Item description for Introduction to Circuit Complexity: A Uniform Approach (Texts in Theoretical Computer Science. An EATCS Series) by Heribert Vollmer...
This advanced textbook presents a broad and up-to-date view of the computational complexity theory of Boolean circuits. It combines the algorithmic and the computability-based approach, and includes extensive discussion of the literature to facilitate further study.It begins with efficient Boolean circuits for problems with high practical relevance, e.g., arithmetic operations, sorting, and transitive closure, then compares the computational model of Boolean circuits with other models such as Turing machines and parallel machines. Examination of the complexity of specific problems leads to the definition of complexity classes. The theory of circuit complexity classes is then thoroughly developed, including the theory of lower bounds and advanced topics such as connections to algebraic structures and to finite model theory.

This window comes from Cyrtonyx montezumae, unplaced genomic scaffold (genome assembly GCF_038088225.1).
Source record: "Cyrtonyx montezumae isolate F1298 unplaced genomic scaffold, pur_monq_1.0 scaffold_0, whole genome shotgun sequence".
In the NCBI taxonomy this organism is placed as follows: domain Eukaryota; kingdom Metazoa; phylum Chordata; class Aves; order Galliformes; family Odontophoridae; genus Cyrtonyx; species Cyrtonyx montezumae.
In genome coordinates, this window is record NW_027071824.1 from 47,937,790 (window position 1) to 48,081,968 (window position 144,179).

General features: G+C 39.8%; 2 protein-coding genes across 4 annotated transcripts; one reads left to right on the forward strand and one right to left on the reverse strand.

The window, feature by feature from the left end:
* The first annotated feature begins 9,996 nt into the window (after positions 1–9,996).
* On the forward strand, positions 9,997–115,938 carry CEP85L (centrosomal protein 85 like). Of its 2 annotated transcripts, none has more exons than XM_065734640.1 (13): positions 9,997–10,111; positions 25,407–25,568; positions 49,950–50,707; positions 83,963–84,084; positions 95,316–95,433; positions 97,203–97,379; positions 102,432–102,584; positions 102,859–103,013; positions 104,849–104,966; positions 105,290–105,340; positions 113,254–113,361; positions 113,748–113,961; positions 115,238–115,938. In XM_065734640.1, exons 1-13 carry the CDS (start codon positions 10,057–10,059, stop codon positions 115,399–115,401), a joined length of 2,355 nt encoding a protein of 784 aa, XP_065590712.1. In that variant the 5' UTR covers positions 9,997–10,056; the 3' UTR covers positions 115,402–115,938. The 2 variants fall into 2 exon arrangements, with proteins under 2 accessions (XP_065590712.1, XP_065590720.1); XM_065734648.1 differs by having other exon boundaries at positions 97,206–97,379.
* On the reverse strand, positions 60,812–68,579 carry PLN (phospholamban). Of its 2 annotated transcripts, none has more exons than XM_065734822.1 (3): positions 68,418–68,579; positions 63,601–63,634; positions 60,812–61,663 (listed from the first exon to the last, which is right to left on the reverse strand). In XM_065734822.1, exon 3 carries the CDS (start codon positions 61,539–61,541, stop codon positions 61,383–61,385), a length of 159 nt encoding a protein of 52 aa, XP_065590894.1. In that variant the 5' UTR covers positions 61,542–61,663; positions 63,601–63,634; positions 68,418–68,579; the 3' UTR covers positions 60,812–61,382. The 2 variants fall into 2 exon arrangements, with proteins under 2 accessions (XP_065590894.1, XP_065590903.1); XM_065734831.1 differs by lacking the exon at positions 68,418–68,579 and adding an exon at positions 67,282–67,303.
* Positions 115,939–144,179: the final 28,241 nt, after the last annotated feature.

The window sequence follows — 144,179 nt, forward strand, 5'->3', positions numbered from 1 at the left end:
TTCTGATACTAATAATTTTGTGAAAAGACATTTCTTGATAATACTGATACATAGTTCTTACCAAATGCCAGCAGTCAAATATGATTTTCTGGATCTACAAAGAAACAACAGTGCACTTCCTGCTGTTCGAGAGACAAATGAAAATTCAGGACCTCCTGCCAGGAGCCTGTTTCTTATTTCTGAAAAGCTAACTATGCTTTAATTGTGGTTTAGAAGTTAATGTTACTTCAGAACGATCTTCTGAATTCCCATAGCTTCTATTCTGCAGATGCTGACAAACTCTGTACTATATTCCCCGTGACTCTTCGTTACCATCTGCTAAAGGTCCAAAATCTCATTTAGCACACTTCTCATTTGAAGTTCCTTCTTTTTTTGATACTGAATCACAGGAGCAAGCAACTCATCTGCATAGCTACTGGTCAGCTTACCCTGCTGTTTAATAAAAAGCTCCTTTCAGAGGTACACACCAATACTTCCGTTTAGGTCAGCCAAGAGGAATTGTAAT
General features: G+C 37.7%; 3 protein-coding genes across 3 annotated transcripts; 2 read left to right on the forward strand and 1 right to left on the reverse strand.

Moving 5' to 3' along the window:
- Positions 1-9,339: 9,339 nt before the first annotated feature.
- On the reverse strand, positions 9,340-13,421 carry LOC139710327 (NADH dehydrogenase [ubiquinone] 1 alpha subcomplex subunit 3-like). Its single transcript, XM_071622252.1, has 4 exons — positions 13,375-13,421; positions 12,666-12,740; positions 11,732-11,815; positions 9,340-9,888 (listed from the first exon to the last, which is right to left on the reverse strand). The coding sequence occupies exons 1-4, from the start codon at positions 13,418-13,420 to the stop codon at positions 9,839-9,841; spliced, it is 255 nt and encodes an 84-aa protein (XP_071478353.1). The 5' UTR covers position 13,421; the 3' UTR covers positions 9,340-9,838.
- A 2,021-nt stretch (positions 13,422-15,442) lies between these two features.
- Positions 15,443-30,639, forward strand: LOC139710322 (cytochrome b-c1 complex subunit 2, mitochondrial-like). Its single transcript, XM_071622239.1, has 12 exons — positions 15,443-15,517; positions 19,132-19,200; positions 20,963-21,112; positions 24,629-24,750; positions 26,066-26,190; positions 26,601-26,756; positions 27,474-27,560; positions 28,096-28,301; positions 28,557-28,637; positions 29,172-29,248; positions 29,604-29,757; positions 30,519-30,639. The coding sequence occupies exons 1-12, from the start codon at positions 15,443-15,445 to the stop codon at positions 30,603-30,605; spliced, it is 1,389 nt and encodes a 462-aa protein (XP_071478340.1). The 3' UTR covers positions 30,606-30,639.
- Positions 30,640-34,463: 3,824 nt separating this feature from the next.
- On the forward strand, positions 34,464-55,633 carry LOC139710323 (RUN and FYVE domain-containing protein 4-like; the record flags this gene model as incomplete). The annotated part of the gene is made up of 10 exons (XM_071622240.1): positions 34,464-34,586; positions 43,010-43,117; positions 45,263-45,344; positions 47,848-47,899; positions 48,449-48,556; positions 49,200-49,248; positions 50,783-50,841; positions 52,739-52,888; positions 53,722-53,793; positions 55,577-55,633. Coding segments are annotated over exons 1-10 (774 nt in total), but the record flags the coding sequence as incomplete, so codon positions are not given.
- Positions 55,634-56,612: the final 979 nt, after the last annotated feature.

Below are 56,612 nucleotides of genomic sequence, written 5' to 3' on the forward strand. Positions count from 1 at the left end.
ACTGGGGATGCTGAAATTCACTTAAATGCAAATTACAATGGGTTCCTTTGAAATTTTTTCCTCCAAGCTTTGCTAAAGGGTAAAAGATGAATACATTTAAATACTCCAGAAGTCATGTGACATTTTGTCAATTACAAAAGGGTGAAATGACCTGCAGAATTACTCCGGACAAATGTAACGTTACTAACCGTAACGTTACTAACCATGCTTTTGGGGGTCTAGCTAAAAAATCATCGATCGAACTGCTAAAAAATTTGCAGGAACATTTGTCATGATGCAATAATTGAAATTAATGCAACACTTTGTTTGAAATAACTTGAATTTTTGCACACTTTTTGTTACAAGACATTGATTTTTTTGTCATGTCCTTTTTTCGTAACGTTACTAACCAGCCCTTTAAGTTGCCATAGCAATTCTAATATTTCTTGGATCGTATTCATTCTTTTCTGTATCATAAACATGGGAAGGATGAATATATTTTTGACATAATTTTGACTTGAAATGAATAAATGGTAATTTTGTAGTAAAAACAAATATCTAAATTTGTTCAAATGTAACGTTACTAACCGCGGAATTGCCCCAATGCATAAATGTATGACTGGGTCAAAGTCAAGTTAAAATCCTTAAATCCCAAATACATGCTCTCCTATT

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Est. Packaging Dimensions: Length: 0.75" Width: 6.5" Height: 9.75" Weight: 1.1 lbs.
Release Date Jul 30, 1999
ISBN 3540643109 ISBN13 9783540643104
Availability 70 units. Availability accurate as of Apr 25, 2017 08:29.
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Reviews - What do customers think about Introduction to Circuit Complexity: A Uniform Approach (Texts in Theoretical Computer Science. An EATCS Series)?
A very well written monograph on circuit complexity Jul 18, 2001
This book is mandatory reading for anyone interested in the fascinating and complex world of complexity theory. Circuits represent an interesting approach to complexity since they allow the computer scientist to gain a better mathematical foothold when attempting to investigate the intrinsic complexity of a problem. The book seems concise, well-written, very accessible to advanced students, and covers most of the important circuit complexity results of the last 20 years. A good supplement to this book, however, is Ingo Wegener's famous "blue book" (which is now downloadable from his website) which provides a more historical and classical treatment of the subject. If P not = NP is proved within my lifetime, I'm estimating that the proof will involve an analysis of circuits. Good luck!